2013 DSST Summer Institute: Blog Review by Naureen Nizam
Computing Science PhD student Naureen Nizam (Dalhousie) reports on her visit to the 2013 Digital Societies and Social Technologies Summer Institute (University of Maryland), July 28-August 1, 2013. GRAND was a sponsor of the event.
Posted by GRAND NCE, August 26, 2013

Photo: Brian Keegan
Photo: Brian Keegan

GRAND was a proud sponsor of the 2013 Digital Societies and Social Technologies Summer Institute at the University of Maryland, College Park (July 28-August 1, 2013). Jointly organized by the Consortium for Science of Sociotechnical Systems (CSST) and the Summer Social Webshop, the event brings together a community of researchers from academia and industry focused on the problems and opportunities arising from the interplay of social and technological systems which span individuals, groups, organizations, and societies. This year, GRAND organized a delegation of three doctoral students to attend the event: Naureen Nazam (Dalhousie), Claude Fortin (SFU) and Farjana Eishita (Saskatchewan). The following is part of a three-part blog series about their experience.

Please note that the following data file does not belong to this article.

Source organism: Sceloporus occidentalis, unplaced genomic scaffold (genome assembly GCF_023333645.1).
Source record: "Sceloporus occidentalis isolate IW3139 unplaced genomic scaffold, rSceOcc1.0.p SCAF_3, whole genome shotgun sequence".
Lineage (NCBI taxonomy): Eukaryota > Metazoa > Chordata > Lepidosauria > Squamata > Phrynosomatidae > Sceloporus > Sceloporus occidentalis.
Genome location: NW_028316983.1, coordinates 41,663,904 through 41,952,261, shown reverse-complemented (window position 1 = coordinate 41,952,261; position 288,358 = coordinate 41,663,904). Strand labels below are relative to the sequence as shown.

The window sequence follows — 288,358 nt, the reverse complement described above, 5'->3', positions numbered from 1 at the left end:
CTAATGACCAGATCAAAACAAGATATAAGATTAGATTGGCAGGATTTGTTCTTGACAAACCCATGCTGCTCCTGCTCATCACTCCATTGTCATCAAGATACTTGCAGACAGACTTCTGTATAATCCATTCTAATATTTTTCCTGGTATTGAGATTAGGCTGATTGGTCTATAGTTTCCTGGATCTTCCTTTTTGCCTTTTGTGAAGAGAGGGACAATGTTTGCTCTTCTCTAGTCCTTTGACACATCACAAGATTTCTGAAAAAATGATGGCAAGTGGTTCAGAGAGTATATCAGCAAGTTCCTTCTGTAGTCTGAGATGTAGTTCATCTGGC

By Naureen Nizam

Participating at the Digital Societies and Social Technologies Summer Institute 2013 (DSST 2013) at the University of Maryland, College Park was an enjoyable and valuable learning experience for me. The experience is largely attributed to the way the DSST was designed. The program supported planned activities (spotlight sessions, hands-on sessions, talks, etc.) and ad-hoc activities (un-conferences) which facilitated networking and learning. 

I found the spotlight sessions to be extremely useful, as they allowed me to discuss my research with fellow researchers in the field of Human Computer Interaction (HCI), social computing and information visualization. I received feedback on my research and on my approach to answering the research questions. This was extremely valuable given the current stage of my research.

Sessions conducted by Kevin Mentzer, M. Lynne Markus, Shaila Miranda, Noshir Contractor, Matt Germonprez and Michelle Carter were informative and I see myself applying the concepts learned in my own research. Patrick Meier’s talk on Crowdsourced Verification for Crisis information was fascinating as he described a joint project by Masdar and QCRI called Veri.ly - an online platform designed to collectively evaluate the credibility of rapidly crowdsourced evidence.

All the above events make up for my rewarding experience at DSST 2013. Thanks to GRAND NCE for giving me this opportunity.